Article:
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September is an excellent time to plant new garden beds. The soil is warm and it provides the perfect growing environment for roots to set themselves in the ground. I love to plant in the fall because the payoff comes in spring.  Fall planting gives new plantings some time to grow roots, the winter period to harden off, and then they’re well on their way to pushing out new foliage, flowers and stems in the spring.

The American Boxwood Society says on their website that “The fall is the best time for boxwood planting and mulching.” In my experience, I’ve found that boxwoods benefit greatly from being mulched with partially decomposed bark mulch before winter comes. They thrive when their roots are given protection from temperature fluctuations. Think of mulch as a blanket, or buffer, that keeps soil temperatures more even underneath.


Boxwood Hedge Year 1 (bottom right): When first planted and hedge trimmed, there are still gaps between the plants. We used 3 gallon plant pots here.

English boxwood is a very popular choice for planting in the Pacific Northwest including Vancouver. The botanical name says it all: Buxus sempervirens ‘Suffruticosa’. In latin, ‘sempervirens’ means ever-green. What this translates to is that English boxwood will stay green in winter, unlike boxwood’s Asian varieties, which tend to yellow during colder months. Now, if you like the look of yellow-amber foliage, then the Boxwood variety “Winter Gem” is perfect for you. In winter its leaves turn a distinct amber colour.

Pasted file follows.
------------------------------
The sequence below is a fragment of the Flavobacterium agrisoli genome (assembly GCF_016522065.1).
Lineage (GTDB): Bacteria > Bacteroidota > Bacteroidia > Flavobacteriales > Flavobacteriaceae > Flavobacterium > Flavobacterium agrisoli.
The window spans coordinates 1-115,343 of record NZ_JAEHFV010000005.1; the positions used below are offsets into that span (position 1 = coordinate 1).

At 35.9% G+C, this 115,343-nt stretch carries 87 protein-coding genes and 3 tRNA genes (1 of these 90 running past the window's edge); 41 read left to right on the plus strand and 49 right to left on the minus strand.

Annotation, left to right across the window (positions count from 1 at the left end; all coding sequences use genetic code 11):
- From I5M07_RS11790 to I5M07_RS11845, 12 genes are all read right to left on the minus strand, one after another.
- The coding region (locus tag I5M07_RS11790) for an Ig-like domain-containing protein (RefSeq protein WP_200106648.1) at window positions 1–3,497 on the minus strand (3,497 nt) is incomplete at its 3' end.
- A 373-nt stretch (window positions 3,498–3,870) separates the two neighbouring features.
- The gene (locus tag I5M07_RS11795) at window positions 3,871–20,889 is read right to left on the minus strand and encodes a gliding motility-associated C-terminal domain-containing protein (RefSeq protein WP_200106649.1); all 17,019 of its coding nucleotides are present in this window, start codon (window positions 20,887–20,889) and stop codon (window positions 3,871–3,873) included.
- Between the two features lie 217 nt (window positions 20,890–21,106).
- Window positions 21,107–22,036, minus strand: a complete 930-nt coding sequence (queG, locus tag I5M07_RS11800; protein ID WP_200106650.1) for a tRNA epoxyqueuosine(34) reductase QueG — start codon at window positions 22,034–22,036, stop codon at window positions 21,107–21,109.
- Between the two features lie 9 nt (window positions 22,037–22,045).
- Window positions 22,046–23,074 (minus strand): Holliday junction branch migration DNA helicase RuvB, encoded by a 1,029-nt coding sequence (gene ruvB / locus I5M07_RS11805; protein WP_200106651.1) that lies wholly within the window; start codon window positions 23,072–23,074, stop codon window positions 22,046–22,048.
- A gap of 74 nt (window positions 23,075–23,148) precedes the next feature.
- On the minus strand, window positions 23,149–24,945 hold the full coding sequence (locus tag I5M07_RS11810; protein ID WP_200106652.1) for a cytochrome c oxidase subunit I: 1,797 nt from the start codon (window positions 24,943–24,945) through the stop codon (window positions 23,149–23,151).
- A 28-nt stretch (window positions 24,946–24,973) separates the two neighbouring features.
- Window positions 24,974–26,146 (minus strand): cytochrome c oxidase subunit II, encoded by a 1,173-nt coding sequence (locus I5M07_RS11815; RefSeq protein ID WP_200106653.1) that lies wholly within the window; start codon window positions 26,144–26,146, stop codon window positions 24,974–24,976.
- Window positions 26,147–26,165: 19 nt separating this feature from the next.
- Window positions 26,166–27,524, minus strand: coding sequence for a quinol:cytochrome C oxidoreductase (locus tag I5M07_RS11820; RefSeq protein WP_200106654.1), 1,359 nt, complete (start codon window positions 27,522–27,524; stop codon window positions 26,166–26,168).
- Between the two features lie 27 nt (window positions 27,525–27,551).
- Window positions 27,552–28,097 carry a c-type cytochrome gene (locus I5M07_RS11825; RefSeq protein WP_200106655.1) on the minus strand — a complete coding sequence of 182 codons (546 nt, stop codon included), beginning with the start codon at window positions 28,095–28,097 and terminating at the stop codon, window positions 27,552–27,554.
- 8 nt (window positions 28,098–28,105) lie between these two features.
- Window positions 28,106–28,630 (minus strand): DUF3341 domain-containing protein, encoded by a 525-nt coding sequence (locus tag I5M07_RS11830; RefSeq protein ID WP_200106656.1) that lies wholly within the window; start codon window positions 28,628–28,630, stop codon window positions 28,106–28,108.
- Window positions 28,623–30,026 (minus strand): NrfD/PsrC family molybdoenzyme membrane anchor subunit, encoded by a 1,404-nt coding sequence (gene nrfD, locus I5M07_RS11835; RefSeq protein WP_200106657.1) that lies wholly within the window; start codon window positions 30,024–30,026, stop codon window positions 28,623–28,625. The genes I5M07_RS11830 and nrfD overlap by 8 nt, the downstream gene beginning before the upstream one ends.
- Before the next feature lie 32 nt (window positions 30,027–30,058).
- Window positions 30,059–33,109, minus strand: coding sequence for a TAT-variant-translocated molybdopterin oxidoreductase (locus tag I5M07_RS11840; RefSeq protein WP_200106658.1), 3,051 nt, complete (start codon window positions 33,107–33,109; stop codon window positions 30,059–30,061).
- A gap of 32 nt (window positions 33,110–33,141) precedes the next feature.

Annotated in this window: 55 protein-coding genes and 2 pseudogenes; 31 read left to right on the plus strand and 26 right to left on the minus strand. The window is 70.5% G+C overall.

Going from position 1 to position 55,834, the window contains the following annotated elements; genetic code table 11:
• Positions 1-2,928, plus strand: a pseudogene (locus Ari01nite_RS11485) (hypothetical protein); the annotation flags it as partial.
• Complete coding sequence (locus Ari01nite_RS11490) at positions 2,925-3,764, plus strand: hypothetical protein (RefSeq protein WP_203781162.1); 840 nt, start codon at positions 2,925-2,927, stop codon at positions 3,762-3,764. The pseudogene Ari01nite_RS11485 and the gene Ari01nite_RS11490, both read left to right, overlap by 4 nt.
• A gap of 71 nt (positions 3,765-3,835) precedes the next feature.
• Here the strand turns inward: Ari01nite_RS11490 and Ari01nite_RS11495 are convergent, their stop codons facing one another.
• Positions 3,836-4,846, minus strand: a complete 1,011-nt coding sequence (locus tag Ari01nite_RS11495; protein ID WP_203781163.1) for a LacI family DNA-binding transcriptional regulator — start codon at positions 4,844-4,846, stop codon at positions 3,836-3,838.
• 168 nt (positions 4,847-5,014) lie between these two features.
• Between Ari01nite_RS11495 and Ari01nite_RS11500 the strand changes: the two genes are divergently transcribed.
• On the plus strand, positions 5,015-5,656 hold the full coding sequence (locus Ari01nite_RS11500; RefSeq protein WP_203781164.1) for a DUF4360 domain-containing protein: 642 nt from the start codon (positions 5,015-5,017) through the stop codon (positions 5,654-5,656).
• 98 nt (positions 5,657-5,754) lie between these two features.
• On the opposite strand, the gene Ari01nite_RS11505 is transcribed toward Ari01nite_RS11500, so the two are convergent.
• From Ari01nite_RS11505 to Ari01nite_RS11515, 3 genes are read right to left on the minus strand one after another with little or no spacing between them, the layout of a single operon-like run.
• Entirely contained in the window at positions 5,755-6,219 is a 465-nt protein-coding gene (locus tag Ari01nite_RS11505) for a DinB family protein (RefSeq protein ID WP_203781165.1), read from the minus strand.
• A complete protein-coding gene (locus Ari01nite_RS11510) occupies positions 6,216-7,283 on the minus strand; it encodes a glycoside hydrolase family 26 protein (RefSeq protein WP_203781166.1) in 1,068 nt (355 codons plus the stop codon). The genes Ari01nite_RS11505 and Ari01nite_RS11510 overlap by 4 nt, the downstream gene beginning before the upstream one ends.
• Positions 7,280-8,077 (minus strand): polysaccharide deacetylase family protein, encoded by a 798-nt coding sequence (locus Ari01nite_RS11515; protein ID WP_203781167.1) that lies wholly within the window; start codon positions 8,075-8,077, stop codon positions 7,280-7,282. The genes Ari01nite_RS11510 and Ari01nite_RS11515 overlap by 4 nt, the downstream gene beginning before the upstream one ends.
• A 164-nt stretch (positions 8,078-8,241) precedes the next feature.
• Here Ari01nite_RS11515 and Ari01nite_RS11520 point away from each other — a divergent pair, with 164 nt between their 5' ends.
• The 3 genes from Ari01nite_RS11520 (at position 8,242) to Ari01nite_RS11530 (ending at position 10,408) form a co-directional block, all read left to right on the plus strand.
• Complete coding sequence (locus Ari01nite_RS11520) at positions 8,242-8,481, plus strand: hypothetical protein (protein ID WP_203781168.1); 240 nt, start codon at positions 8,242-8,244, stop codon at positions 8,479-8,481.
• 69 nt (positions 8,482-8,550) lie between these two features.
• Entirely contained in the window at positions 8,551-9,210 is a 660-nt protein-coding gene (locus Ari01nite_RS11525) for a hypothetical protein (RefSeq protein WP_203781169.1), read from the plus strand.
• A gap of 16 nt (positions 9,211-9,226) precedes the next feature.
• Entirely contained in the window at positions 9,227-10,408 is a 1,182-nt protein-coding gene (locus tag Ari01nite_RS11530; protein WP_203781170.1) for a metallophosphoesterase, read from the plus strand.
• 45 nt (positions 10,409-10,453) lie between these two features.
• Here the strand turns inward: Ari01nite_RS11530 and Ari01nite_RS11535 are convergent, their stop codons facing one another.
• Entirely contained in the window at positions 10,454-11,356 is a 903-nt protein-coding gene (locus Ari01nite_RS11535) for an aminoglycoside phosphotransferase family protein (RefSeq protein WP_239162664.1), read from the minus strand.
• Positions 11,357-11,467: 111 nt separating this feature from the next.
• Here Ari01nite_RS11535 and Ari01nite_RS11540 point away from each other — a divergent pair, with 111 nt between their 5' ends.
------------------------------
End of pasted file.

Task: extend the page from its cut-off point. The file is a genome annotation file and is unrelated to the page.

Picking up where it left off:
Boxwood Hedge Year 3: This is the same boxwood hedge lining the driveway. The plants have now filled in and are trimmed in straight lines to create a formal look.

When planting boxwood, the three most important tasks to perform are to: snip the roots, scrape off any moss or weeds, and plant with Miccroryzhae. Before pulling the plant out of the pot, scrape off any moss that’s growing on top of the plant. Plants that are planted with the moss left on perform less well than when the moss is removed. Yes, I have done this experiment myself, and it’s noticeable! After you’ve pulled the plant out of the pot, use your secateurs to make a small cut into the roots on opposite sides of the plant. This encourages the roots to branch out, and breaks the habit of growing in circles that was formed while roots were growing inside the pot.  Thirdly, use Miccroryzhae, it’s a symbiotic fungus that is beneficial to most plants and pretty much ensures that the plant will establish itself successfully. When I say “most plants”, it has been shown that Miccroryzhae has no effect on some plant types such as Rhododendron and Blueberries. So save your money with those plants! Miccroryzhae is sold under the trade name “Myke” and can generally be found at your local garden centre.